Books by Jorge G. Castañeda

MAÑANA FOREVER? by Jorge G. Castañeda
Released: May 17, 2011

"An informed, persuasive analysis of the attitudinal adjustments and concrete changes required for Mexico to thrive in the 21st century."
A distinguished scholar charts the many contradictions that shape and afflict Mexico. Read full book review >
Released: Dec. 1, 2007

"Castañeda removes the shrillness from the immigration debate. His calming argument merits an audience, especially among the fence-builders in Congress."
A reasoned and reasonable view of Mexican immigration by former Mexican foreign minister Castañeda (Politics and Latin American Studies/NYU; Perpetuating Power, 2000, etc.). Read full book review >
COMPANERO by Jorge G. Castañeda
Released: Oct. 9, 1997

"A solid yet easy to read account, with ample footnotes to satisfy serious readers. (16 pages photos, not seen)"
In the second Guevara biography this year (after John Lee Anderson's Che Guevara, p. 343), chronicler of the Latin American left Casta§eda (Political Science/New York Univ.) distinguishes himself from other biographers by stripping Guevara of myths while bowing to his role as the principal icon of the '60s. Read full book review >
Released: Nov. 1, 1995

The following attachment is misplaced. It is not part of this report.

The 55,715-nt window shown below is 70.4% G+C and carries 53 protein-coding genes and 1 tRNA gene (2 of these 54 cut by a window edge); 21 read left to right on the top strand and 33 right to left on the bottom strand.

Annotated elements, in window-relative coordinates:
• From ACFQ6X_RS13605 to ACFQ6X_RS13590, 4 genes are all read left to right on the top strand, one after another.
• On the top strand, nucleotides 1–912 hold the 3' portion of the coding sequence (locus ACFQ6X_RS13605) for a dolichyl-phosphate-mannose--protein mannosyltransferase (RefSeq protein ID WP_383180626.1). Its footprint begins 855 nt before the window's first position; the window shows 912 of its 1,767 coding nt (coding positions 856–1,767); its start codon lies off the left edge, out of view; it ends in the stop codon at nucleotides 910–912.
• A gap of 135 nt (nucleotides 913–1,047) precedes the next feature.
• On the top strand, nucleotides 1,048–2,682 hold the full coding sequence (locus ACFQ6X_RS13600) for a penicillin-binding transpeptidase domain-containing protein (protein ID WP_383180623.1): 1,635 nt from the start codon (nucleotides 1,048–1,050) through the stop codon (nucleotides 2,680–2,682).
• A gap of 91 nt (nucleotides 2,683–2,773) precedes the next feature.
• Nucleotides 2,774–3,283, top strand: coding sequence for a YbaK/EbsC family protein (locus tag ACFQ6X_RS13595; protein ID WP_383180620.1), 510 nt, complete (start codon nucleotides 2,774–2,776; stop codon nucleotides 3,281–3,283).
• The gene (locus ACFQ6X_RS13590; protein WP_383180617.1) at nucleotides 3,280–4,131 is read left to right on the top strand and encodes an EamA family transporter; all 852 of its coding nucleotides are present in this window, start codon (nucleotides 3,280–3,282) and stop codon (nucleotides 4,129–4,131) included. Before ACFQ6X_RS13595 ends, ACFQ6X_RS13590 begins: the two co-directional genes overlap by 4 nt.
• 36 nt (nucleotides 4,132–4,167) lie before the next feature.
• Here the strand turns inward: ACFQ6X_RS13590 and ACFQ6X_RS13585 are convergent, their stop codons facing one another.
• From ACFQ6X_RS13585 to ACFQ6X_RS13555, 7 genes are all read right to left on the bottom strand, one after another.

"This well-reasoned book should excite much discussion among policymakers on both sides of the border, who owe it a close reading."
The US has persistently misunderstood its neighbor to the south, writes distinguished Mexican political scientist Casta§eda (Utopia Unarmed, 1993), and that misunderstanding is a dangerous thing. Read full book review >
Released: Sept. 13, 1993

"A sustained analysis of the bleak situation in much of Latin America, and a well-reasoned prescription for change—but this is more grist for the policy-wonk mill than general food for thought."
With the collapse of the Soviet Union irrevocably altering class struggles throughout the world, Casta§eda (Political Science/Autonomous Univ. of Mexico; coauthor of The Limits to Friendship, 1988) takes a close, sympathetic look at the current sociopolitical situation in Central and South America. Read full book review >